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Molecules 2014, 19(3), 3793-3803; doi:10.3390/molecules19033793

Article
Antischistosomal Activity of the Terpene Nerolidol
1
Faculdade de Ciências de Guarulhos (FACIG/UNIESP), Av. Guarulhos, 1844, Guarulhos, SP 07025-000, Brazil
2
Programa de Pós-graduação em Ciências Farmacêuticas, Universidade Federal do Piauí, Teresina, PI 64049-550, Brazil
3
Programa de Pós-graduação em Biotecnologia, Universidade Federal do Piauí, Teresina, PI 64049-550, Brazil
4
Departamento de Ciências Farmacêuticas, Universidade Federal da Paraíba, João Pessoa, PB 58051-900, Brazil
5
Enteroparasitas, Instituto Adolfo Lutz, São Paulo, SP 01246-902, Brazil
*
Author to whom correspondence should be addressed.
Received: 7 January 2014; in revised form: 13 March 2014 / Accepted: 19 March 2014 / Published: 24 March 2014

Abstract

:
Schistosomiasis is a neglected tropical disease that affects hundreds of millions of people worldwide. Since the treatment of this disease currently relies on a single drug, praziquantel, new and safe schistosomicidal agents are urgently required. Nerolidol, a sesquiterpene present in the essential oils of several plants, is found in many foods and was approved by the U.S. Food and Drug Administration. In this study we analysed the in vitro antiparasitic effect of nerolidol on Schistosoma mansoni adult worms. Nerolidol at concentrations of 31.2 and 62.5 μM reduced the worm motor activity and caused the death of all male and female schistosomes, respectively. In addition, confocal laser scanning microscopy revealed morphological alterations on the tegument of worms such as disintegration, sloughing and erosion of the surface, and a correlation between viability and tegumental damage was observed. In conclusion, nerolidol may be a promising lead compound for the development of antischistosomal natural agents.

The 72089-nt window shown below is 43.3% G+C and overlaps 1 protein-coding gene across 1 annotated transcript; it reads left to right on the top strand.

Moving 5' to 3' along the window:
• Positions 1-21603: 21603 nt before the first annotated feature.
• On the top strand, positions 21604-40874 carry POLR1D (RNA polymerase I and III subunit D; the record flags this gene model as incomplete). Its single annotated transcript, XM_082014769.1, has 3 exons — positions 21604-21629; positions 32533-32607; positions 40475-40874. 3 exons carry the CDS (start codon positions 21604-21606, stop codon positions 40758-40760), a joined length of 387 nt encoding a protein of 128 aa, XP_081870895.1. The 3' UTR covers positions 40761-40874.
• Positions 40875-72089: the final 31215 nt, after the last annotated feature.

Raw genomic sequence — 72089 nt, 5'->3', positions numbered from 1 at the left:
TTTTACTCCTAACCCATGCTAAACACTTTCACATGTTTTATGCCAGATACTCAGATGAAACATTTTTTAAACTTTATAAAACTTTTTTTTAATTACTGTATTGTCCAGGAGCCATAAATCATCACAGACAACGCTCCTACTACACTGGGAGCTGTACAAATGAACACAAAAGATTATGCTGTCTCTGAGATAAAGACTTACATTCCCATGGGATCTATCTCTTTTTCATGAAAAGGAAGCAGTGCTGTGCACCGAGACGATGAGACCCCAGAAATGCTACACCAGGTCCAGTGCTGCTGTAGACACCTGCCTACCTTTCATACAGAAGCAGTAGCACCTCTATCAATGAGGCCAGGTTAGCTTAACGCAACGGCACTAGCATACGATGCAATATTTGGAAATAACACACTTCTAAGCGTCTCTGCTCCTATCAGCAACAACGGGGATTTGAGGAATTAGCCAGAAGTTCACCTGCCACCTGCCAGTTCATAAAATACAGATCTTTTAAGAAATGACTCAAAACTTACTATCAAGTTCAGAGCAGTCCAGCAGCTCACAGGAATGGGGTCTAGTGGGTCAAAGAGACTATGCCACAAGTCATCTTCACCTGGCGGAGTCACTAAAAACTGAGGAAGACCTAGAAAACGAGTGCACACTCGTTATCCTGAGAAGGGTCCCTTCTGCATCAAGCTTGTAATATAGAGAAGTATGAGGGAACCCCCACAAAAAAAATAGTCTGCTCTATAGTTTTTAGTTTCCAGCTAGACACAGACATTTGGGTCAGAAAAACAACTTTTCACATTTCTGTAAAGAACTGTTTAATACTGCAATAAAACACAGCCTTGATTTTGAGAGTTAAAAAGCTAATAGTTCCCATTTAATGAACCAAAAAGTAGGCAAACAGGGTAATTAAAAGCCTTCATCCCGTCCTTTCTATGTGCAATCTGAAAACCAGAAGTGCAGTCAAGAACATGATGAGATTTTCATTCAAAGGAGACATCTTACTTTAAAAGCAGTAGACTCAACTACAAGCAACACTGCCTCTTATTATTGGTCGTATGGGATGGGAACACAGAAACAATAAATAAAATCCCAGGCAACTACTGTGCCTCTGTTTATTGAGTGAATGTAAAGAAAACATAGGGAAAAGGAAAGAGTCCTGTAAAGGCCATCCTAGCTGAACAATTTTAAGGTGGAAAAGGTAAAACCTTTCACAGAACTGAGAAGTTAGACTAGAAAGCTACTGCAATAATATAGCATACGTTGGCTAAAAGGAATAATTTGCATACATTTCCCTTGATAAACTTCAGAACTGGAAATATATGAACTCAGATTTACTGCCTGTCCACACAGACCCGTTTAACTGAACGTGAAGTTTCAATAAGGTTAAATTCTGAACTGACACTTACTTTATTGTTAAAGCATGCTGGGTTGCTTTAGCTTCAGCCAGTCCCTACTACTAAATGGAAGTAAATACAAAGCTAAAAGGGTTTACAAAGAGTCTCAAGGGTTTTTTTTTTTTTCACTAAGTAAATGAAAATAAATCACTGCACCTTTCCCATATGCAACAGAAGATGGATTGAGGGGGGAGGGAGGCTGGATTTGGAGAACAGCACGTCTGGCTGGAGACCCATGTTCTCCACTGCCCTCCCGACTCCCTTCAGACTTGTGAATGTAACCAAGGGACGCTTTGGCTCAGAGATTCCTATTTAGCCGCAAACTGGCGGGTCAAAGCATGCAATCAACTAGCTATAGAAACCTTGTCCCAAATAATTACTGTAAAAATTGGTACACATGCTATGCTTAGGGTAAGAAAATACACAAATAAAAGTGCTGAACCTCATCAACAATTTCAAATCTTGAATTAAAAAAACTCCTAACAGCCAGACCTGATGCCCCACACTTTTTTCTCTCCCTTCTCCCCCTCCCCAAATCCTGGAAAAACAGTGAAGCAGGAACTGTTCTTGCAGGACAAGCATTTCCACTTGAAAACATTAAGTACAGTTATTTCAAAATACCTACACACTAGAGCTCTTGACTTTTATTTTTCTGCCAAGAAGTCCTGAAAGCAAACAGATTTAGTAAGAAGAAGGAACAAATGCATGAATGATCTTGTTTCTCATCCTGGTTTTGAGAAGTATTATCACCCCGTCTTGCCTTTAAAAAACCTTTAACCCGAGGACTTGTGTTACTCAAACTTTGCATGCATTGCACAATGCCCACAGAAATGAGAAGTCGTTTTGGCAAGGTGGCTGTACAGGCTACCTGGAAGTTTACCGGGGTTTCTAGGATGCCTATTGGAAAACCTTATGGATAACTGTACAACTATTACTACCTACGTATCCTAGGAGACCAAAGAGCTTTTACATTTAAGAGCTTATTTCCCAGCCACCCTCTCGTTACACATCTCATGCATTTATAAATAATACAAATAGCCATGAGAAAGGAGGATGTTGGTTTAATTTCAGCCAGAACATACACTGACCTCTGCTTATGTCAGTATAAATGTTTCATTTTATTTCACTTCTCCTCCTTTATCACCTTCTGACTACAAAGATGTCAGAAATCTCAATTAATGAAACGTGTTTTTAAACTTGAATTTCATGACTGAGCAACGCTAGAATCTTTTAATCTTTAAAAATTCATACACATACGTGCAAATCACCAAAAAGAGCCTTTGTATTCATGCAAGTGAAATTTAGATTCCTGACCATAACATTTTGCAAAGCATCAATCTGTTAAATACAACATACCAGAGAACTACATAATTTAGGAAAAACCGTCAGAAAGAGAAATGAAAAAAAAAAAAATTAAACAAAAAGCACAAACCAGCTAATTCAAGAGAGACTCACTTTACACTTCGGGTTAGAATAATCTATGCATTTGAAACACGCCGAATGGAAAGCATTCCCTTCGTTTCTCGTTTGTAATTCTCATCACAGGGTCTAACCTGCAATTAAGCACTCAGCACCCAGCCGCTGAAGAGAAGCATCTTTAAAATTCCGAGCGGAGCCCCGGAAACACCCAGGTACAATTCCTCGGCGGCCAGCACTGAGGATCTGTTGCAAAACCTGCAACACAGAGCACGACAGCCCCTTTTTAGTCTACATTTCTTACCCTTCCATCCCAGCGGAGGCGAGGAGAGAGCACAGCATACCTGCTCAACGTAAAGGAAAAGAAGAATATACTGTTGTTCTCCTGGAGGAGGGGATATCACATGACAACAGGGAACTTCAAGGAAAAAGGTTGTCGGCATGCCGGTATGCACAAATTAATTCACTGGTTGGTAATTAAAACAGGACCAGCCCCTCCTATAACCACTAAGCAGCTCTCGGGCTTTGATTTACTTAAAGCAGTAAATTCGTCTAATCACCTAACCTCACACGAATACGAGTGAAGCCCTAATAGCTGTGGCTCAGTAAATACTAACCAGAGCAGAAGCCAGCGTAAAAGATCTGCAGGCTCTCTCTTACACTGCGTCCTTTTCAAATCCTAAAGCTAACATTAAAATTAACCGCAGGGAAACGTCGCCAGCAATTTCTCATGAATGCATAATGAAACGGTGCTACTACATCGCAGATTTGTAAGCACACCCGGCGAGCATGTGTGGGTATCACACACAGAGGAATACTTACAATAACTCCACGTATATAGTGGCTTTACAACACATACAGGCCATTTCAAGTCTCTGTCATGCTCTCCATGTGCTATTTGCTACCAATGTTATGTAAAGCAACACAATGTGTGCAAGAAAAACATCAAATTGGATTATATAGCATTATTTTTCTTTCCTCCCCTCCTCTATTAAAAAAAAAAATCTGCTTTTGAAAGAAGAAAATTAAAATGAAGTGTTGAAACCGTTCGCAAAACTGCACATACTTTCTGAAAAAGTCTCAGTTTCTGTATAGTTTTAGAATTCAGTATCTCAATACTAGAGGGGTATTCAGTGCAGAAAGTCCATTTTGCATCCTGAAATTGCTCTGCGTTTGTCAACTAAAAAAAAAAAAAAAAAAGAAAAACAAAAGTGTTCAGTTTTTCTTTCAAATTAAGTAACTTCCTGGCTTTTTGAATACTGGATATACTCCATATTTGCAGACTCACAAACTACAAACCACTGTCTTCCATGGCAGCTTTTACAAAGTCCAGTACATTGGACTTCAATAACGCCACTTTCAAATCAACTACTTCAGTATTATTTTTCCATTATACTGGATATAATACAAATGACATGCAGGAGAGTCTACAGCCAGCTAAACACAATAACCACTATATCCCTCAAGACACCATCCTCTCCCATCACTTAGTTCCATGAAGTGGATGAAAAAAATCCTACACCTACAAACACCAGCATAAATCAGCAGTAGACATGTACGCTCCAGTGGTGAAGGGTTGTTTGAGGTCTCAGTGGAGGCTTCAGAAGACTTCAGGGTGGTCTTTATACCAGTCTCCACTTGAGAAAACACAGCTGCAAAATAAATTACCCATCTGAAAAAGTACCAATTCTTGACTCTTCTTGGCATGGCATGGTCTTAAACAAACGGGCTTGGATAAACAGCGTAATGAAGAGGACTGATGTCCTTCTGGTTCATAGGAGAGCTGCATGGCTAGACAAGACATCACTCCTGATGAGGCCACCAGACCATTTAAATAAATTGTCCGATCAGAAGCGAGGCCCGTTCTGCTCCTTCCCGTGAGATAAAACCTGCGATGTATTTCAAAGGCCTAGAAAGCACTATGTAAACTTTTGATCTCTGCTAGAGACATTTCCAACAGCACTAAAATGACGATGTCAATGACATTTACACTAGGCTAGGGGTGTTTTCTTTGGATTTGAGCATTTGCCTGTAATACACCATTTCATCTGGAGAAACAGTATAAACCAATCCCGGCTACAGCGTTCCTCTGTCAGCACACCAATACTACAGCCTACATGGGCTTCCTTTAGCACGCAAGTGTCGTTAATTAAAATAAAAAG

Keywords:
Schistosoma; schistosomiasis; nerolidol; schistosomicial activity; natural product; neglected tropical disease; in vitro studies; confocal laser scanning microscopy

1. Introduction

Schistosomiasis is a neglected tropical disease caused by parasitic flatworms of the genus Schistosoma. It is one of the most prevalent parasitic diseases in tropical and sub-tropical areas of the world, and is one of the leading causes of morbidity and mortality in endemic countries. As reviewed elsewhere, it is estimated that more than 200 million people have been infected and approximately 800 million, mostly children, live at risk of infection [1]. Schistosomiasis leads to a chronic, often debilitating, disease that impairs growth, development and productivity in infected individuals, and is strongly linked to extreme poverty. The disease results in about 300,000 deaths annually in sub-Saharan Africa alone and the disease burden, measured in disability-adjusted life-years, is estimated to exceed 70 million [2,3]. At least three species infect humans, namely Schistosoma mansoni, S. japonicum and S. haematobium. The major aetiological agent of human schistosomiasis is S. mansoni and the adult worms colonize the veins of the portal system and can live there for many years [4].